It will be appreciated that a wide variety of suitable additives may be used to make a polymer a shape memory polymer. The glass transition temperature and other characteristics of the shape memory polymer material may be controlled by the type and amount of additives. Other characteristics for the shape memory polymer material may be suitability for the chemical or other environment that the material is exposed to. The shape memory material 12 may be either a polyurethane-based material or an epoxy-based material. Cyanate-ester-based materials may also be utilized. It will be appreciated that a wide variety of other polymers may be utilized. Foam materials have the advantage of having much greater strain capacities than neat resin materials. However it will be appreciated that foam materials have less stiffness than solid materials. The Poisson's ratio of the neat resin may be around 0.4 to 0.5. The Poisson's ratio of the shape memory polymer foam may be less than 0.1.

It will be appreciated that the material 12 need not necessarily be a shape memory polymer material. Elastomers or elastomer foams without shape memory properties may be used, with their shape controlled by electromagnetic forces, as described herein. However, shape memory polymers are advantageous in that such polymers can provide superior resistance to environmental degradation, and they are also formulated to have useful properties both above and below their glass transition temperature. Although the various embodiments are described herein with reference to shape memory polymer materials, it should be understood that these references are intended to also include polymer materials that do not have shape memory properties.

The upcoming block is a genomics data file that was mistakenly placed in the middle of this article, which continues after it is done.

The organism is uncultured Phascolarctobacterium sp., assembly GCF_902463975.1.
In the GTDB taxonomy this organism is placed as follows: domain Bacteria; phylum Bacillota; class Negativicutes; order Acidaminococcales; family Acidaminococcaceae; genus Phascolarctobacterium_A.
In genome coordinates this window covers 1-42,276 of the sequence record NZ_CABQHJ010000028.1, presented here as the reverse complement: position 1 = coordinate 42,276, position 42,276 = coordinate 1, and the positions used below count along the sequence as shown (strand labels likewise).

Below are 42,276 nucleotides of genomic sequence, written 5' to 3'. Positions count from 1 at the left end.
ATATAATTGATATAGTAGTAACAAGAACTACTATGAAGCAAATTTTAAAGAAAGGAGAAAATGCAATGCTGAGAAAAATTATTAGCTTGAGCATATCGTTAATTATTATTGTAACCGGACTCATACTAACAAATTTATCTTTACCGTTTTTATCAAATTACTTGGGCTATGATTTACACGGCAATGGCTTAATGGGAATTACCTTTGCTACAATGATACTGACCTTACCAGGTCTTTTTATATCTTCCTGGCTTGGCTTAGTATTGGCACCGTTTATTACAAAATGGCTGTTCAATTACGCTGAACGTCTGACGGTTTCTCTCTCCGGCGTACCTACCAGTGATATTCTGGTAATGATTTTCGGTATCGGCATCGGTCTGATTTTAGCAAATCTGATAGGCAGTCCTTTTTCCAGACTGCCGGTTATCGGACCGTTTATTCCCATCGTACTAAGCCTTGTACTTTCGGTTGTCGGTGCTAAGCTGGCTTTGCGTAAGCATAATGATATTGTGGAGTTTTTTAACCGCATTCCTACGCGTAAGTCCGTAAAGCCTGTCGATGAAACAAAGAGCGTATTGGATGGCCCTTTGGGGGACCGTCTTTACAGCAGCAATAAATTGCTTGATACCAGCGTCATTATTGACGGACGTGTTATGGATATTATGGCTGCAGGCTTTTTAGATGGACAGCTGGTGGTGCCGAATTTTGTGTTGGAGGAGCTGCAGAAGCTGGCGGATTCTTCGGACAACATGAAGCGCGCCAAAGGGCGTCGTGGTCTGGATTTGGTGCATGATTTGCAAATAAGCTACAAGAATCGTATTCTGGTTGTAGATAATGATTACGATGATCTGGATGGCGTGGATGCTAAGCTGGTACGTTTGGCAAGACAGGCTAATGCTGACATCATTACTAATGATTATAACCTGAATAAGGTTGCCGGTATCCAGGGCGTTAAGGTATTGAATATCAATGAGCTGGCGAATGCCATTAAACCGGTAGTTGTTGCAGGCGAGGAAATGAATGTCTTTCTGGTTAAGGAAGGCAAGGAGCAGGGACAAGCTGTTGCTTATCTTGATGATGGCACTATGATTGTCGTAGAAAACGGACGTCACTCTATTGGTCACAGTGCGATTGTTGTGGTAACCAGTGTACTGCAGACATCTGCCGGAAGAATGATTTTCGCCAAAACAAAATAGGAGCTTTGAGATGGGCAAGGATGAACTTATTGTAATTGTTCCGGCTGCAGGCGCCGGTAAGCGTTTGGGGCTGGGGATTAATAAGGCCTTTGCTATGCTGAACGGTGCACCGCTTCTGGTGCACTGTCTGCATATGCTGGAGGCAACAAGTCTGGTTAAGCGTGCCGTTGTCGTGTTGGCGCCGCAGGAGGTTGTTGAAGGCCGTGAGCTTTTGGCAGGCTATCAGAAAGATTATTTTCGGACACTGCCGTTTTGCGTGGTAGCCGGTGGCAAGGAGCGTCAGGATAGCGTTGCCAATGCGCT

The conductive material 14 may be any of a variety of electrically conductive materials. One example is any of a wide variety of electrically conductive polymers. Another possibility is a conductive metal, such as copper. The conductive material 14 may be thin, for example on the order of 10 microns thick, or more broadly on the order of tens of microns thick. To give a non-limiting example, the conductive material may be as thick as 0.025 mm (0.001 inches). The conductive material 14 may be thin enough to be flexible, so that it can change shape along with the underlying shape memory material 12.

The conductive material 14 may be placed on the shape memory material 12 by a suitable deposition method, such as chemical vapor deposition or physical vapor deposition. Another possible method is electroplating of the conductive material 14 on the shape memory material 12.

The insulation layer 16 may be provided on the conductive material 14 to aid in preventing heat loss and in directing the heating from the conductive material 14, and in directing heat from the conductive material 14 into the shape memory material 12. The insulation layer 16 may be on an opposite major surface of the conductive material from the major surface (face) of the conductive material 14 that is in contact with the shape memory material 12. The conductive material 14 may thus be located between the shape memory material 12 and the insulation layer 16.

The insulation layer 16 may be any of a wide variety of lightweight materials that provide good thermal insulation. The insulation layer 16 may be made of a foam material, for example an elastomeric polymer foam such as polyurethane, although it will be appreciated that non-foam materials are alternatives.